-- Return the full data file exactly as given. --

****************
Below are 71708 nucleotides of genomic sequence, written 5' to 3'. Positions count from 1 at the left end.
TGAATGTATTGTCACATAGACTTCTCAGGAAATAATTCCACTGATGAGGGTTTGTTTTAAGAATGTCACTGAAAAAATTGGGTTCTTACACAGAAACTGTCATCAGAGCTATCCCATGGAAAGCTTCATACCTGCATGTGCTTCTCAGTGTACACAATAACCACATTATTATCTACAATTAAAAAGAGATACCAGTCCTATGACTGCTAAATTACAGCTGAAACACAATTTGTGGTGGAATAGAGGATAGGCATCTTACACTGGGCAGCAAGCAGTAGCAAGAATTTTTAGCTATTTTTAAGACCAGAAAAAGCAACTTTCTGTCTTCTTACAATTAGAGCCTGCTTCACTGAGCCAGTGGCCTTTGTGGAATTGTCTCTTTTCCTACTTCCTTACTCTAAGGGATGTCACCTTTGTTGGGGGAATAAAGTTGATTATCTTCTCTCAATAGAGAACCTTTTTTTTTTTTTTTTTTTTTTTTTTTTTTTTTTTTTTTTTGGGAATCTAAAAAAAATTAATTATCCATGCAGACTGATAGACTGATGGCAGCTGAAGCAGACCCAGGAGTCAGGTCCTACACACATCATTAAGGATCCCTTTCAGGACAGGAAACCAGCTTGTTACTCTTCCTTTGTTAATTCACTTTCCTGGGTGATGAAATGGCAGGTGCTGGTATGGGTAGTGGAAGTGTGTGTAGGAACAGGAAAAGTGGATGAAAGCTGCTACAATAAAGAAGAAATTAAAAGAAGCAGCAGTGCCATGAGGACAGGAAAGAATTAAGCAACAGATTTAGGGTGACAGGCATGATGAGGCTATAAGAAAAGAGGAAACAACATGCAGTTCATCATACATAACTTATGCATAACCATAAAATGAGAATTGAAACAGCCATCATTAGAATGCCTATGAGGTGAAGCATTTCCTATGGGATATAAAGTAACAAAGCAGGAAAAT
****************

Below are 71708 nucleotides of genomic sequence, written 5' to 3'. Positions count from 1 at the left end.
TGAATGTATTGTCACATAGACTTCTCAGGAAATAATTCCACTGATGAGGGTTTGTTTTAAGAATGTCACTGAAAAAATTGGGTTCTTACACAGAAACTGTCATCAGAGCTATCCCATGGAAAGCTTCATACCTGCATGTGCTTCTCAGTGTACACAATAACCACATTATTATCTACAATTAAAAAGAGATACCAGTCCTATGACTGCTAAATTACAGCTGAAACACAATTTGTGGTGGAATAGAGGATAGGCATCTTACACTGGGCAGCAAGCAGTAGCAAGAATTTTTAGCTATTTTTAAGACCAGAAAAAGCAACTTTCTGTCTTCTTACAATTAGAGCCTGCTTCACTGAGCCAGTGGCCTTTGTGGAATTGTCTCTTTTCCTACTTCCTTACTCTAAGGGATGTCACCTTTGTTGGGGGAATAAAGTTGATTATCTTCTCTCAATAGAGAACCTTTTTTTTTTTTTTTTTTTTTTTTTTTTTTTTTTTTTTTTTGGGAATCTAAAAAAAATTAATTATCCATGCAGACTGATAGACTGATGGCAGCTGAAGCAGACCCAGGAGTCAGGTCCTACACACATCATTAAGGATCCCTTTCAGGACAGGAAACCAGCTTGTTACTCTTCCTTTGTTAATTCACTTTCCTGGGTGATGAAATGGCAGGTGCTGGTATGGGTAGTGGAAGTGTGTGTAGGAACAGGAAAAGTGGATGAAAGCTGCTACAATAAAGAAGAAATTAAAAGAAGCAGCAGTGCCATGAGGACAGGAAAGAATTAAGCAACAGATTTAGGGTGACAGGCATGATGAGGCTATAAGAAAAGAGGAAACAACATGCAGTTCATCATACATAACTTATGCATAACCATAAAATGAGAATTGAAACAGCCATCATTAGAATGCCTATGAGGTGAAGCATTTCCTATGGGATATAAAGTAACAAAGCAGGAAAAT